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«Comparative Study and ‘Outcome and Impact’ Analysis of Six Vocational Training Projects in West Africa Synthesis report based on six case ...»

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The main method for data collection was structured personal interviewing using the interview guide provided by FAKT. The interview guide was used without any modification. One partner (OICG) used phone interviews for about 10% of the sample. In addition partners and consultants documented case studies.

Especially in rural areas the tracing of graduates was a time- and energy consuming process, which involved in some cases extensive travelling. In other cases, when contact data was available and up-to-date, respondents were called to a centre for individual interviewing.

Three organisations conducted the tracer study without assistance of external consultants:

VTF, SLOIC and OICG

• VTF is not a training provider but an organisation that is engaged in networking and capacity building of training providers (VTI). VTF has initiated a process and trained staff of the VTIs and other training providers to regularly carry out tracer studies. In this case a local consultant introduced the VTF personnel and staff appointed by VTF partners in the methods for data collection and data compilation. The actual data collection was done by staff of the VTI, in some cases the task was executed by persons who were not trained.

• SLOIC conducted the tracer study with the teaching staff in Bo and Mattru Jong. The staff had not received training in carrying out surveys of this kind.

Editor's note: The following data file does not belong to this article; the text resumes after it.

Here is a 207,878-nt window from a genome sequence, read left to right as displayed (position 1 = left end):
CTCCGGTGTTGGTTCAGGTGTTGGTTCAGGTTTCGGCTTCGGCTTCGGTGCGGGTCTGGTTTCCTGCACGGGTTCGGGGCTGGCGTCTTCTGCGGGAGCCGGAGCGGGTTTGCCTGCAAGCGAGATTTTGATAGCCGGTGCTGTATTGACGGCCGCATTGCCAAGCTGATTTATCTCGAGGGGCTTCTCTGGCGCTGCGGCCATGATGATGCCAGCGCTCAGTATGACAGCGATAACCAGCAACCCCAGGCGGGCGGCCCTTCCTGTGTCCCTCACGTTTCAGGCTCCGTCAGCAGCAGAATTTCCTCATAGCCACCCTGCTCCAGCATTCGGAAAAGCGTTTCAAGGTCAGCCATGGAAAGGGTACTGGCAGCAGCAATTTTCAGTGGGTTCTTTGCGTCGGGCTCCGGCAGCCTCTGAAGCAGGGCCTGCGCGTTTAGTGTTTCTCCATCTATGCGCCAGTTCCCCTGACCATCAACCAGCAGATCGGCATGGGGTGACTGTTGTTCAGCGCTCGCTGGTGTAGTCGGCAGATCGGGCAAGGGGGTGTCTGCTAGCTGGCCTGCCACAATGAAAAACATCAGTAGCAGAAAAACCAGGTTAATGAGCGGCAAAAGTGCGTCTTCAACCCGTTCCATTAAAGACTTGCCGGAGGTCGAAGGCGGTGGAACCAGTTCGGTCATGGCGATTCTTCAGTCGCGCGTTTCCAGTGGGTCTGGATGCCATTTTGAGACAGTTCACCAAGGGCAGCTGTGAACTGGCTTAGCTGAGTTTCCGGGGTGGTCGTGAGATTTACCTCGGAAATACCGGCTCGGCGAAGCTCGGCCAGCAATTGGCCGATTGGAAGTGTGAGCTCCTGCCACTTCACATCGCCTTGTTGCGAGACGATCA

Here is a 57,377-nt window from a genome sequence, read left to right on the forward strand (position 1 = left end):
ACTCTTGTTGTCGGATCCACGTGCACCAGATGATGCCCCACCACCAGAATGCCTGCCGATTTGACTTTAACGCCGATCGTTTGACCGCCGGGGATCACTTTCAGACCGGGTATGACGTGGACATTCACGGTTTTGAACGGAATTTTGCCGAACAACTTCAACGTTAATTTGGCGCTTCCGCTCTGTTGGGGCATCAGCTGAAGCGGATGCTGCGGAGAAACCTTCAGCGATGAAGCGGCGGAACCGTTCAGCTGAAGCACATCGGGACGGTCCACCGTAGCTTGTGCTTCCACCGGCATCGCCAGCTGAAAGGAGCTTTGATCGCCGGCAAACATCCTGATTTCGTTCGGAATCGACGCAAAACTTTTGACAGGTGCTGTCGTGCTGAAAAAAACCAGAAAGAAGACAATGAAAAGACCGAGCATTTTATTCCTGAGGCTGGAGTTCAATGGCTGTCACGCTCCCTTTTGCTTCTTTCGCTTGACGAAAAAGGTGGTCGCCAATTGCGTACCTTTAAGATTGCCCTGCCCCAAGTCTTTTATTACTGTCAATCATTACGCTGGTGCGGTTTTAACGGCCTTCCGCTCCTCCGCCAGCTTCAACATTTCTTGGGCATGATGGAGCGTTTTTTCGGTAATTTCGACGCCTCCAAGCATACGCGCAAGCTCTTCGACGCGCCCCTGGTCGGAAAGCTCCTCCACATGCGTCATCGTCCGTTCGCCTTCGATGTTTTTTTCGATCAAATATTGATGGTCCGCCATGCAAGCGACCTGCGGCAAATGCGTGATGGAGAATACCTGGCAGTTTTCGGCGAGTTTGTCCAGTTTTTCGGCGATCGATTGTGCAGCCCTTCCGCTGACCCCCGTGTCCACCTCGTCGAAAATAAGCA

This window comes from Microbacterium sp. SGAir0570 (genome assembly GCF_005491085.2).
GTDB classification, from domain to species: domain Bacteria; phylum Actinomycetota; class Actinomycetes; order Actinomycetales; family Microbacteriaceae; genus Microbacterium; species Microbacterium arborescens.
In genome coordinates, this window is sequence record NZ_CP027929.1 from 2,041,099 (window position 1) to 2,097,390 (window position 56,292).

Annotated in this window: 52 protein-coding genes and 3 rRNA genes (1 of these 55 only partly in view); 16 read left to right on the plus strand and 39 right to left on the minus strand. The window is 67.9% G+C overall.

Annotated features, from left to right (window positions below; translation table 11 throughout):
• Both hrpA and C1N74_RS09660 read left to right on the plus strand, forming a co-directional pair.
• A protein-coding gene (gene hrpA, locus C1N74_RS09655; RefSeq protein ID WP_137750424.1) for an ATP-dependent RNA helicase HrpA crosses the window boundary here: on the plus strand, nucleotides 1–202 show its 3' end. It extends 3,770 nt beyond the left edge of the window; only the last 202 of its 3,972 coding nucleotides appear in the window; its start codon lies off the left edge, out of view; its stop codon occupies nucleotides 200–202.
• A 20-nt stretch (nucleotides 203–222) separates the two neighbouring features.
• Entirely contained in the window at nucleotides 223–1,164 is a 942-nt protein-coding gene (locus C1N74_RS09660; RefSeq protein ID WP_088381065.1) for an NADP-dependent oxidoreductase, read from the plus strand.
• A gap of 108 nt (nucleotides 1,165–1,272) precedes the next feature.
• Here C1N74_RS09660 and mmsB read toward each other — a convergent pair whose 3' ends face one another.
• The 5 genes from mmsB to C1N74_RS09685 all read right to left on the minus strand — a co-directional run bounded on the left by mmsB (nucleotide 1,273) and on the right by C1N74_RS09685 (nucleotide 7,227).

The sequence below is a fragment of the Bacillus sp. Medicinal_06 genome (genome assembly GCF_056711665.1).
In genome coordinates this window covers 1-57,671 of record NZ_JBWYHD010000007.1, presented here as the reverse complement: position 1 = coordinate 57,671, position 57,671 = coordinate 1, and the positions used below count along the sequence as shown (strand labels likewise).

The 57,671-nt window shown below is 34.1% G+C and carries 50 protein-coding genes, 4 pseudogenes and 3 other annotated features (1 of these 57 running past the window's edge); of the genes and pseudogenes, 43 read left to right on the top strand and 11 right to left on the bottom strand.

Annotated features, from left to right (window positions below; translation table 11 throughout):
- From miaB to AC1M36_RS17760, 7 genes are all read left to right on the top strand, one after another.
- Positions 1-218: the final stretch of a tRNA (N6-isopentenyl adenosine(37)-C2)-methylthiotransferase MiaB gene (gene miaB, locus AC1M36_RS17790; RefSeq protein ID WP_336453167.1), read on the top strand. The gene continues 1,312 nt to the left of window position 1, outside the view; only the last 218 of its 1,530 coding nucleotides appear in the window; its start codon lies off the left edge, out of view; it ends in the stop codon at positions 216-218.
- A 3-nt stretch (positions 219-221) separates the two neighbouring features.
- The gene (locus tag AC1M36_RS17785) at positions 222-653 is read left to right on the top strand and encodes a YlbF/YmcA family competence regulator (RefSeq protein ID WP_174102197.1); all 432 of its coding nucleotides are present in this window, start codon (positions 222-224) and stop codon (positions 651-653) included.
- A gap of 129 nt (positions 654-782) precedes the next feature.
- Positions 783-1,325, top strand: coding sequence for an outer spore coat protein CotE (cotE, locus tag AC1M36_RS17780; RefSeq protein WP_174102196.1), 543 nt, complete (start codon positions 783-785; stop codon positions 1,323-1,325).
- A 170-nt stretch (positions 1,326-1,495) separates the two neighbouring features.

• In the case of OICG, the tracer study was conducted by project personnel who are responsible for post training follow up. OICG has experiences in conducting tracer studies.

In the cases of LOIC, MTS and YOWDAST, the tracer study was coordinated by local consultants. In the case of LOIC, all the data collection was done by an external team. In Nigeria, both partners were supported by the consultant in preparing the study, in identification of graduates and in data collection. About 50% of the interviews were done by the consultant, the others by staff.

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1.3.2 Compilation of tracer data and analysis of results Compilation of the raw data per trade was done by the EED partners or by the local consultant on behalf of the partner. The raw data (questionnaires) remained with the partners. Final compilation and pre-analysis of data per partner was done by FAKT.

A review of the preliminary tracer study findings took place in the beginning of March 2009 at EED. Afterwards, two workshop sessions were organised by VTF and OICG in Ghana for discussion of tracer study results and clarification of open issues. In Liberia, Sierra Leone and Nigeria, the review of the tracer study data was part of the main study. In Nigeria, the review included a post-screening of the raw data for in-depth analysis of findings per trade and identification of additional case studies. Prior to the field studies consultants formulated hypothesis and open questions on the basis of the tracer study results.